“Things taste better when they’re fresh and made in-house,” Fields says.

My breadsticks and pizza came out all at once, served on thin silver platters as if I was a queen. Everything was piping hot. The marinara dipping sauce for the breadsticks steamed the entire time I was eating, and the pizza sauce had that acidic spike that can only be derived from fresh tomatoes. The cheese-stuffed breadsticks are slightly spicy and have more mozzarella flavor to offer — I almost liked them better than the cheese pizza. 

The Cincinnati chili pizza was a different animal entirely: a dough base, chili meat, onions and that gorgeous yellow 3-way cheese. At first I was afraid that my pizza had come out burnt because the meat had turned a dark, dark brown color. I realized quickly that this is just the nature of Cincinnati chili. The dish was amazing and reminded me to never judge a pizza by its cover. 

Collins has a background in baking, and LPH Pizza Co. lets her do what she loves — the housemade desserts are hers. As I ate, I heard her talk to an employee about a new cheesecake recipe, describing how this one was even better than the last and making sure that her employee had tried it. 

Collins and Fields are often the ones working at LPH Pizza Co. on any given night, interacting with customers and the community. Their dream is to give back to Lower Price Hill and to bring people who don’t frequent the neighborhood into the restaurant to see the charm of the area and fall in love with it like they have.

“Lower Price Hill isn’t what people think it is,” Fields says. “You can stop outside and people are friendly.”

Their mission is encapsulated in a blurb on the website: “We formed the idea to re-open a once-owned pizza place in Lower Price Hill to bring the dinner table back to the community, to put people in Lower Price Hill to work. To drive traffic from outside neighborhoods to see what’s happening in Lower Price Hill. We as a team, and as a company in general, wanted to be part of the success of Lower Price Hill.”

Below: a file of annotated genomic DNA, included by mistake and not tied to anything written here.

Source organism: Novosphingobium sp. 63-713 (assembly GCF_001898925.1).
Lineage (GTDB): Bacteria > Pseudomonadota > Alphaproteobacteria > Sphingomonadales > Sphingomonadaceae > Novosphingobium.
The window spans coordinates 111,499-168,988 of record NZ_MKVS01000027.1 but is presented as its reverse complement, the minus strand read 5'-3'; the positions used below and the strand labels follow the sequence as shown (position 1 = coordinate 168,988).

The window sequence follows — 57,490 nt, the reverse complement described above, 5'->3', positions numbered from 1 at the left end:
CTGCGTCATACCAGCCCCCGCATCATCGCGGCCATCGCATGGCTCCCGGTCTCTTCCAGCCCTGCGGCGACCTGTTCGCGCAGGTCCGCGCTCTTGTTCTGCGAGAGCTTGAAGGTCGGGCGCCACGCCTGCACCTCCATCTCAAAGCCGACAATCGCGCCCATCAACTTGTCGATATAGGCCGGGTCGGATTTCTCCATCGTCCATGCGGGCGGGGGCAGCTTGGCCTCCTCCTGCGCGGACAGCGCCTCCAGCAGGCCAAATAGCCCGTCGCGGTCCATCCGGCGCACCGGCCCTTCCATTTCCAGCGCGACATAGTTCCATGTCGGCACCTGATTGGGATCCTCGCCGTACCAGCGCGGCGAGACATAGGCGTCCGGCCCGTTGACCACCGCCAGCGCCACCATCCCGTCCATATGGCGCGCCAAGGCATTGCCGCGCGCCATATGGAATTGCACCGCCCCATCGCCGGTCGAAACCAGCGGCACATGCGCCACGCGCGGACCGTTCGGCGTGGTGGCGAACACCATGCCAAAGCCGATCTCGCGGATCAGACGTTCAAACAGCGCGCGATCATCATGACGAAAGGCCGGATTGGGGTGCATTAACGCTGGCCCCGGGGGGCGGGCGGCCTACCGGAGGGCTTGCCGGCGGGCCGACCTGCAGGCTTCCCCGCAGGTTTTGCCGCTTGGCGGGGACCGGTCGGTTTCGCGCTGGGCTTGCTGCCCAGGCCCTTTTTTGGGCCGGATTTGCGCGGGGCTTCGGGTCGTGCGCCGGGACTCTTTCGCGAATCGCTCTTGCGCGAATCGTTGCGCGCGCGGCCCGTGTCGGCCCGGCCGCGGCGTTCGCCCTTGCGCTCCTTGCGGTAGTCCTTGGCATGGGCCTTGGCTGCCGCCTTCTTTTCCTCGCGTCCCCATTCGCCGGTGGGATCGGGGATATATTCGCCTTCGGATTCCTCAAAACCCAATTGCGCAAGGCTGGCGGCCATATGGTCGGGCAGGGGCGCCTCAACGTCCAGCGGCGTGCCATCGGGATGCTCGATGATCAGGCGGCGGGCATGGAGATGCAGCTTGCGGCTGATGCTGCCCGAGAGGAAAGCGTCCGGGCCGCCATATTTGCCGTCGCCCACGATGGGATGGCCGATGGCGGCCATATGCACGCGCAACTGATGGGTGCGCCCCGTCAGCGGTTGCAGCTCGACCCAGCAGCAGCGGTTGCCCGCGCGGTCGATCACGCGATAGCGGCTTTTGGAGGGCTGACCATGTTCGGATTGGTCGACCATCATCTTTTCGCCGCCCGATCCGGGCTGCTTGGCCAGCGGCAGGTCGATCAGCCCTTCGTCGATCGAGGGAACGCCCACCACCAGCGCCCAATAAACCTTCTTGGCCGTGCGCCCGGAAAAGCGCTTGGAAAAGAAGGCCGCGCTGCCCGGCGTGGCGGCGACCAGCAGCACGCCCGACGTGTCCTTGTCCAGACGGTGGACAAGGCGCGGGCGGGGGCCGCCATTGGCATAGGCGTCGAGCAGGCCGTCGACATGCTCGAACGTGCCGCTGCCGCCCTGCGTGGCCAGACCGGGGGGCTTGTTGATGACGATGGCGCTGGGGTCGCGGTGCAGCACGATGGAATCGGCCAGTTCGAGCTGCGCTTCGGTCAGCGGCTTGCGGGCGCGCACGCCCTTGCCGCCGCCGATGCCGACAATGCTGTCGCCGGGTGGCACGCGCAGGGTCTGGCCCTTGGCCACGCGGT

Collins and Fields have also instituted a Pay It Forward program: Restaurant-goers are able to pay an additional amount at the time of their meal for those less fortunate to use when dining at LPH Pizza Co. The program has only been in operation for a few weeks and already customers have donated $50 to the effort. 

I know a lot of people are hurting right now, so here’s what I’m going to do: I’m going to call my friend, the one that doesn’t agree with me politically (you know the one), and I’m going to tell them that I found the best new pizza spot in town. And then I’m going to sit at a table with them at LPH Pizza, eat stuffed breadsticks off silver platters and get to know them again.

LPH Pizza Co. 

GO: 712 State Ave., Lower Price Hill; CALL: 513-817-4989; INTERNET: lphpizzaco.com; HOURS: 11 a.m.-8 p.m. Sunday-Monday; 11 a.m.-10 p.m. Wednesday-Saturday.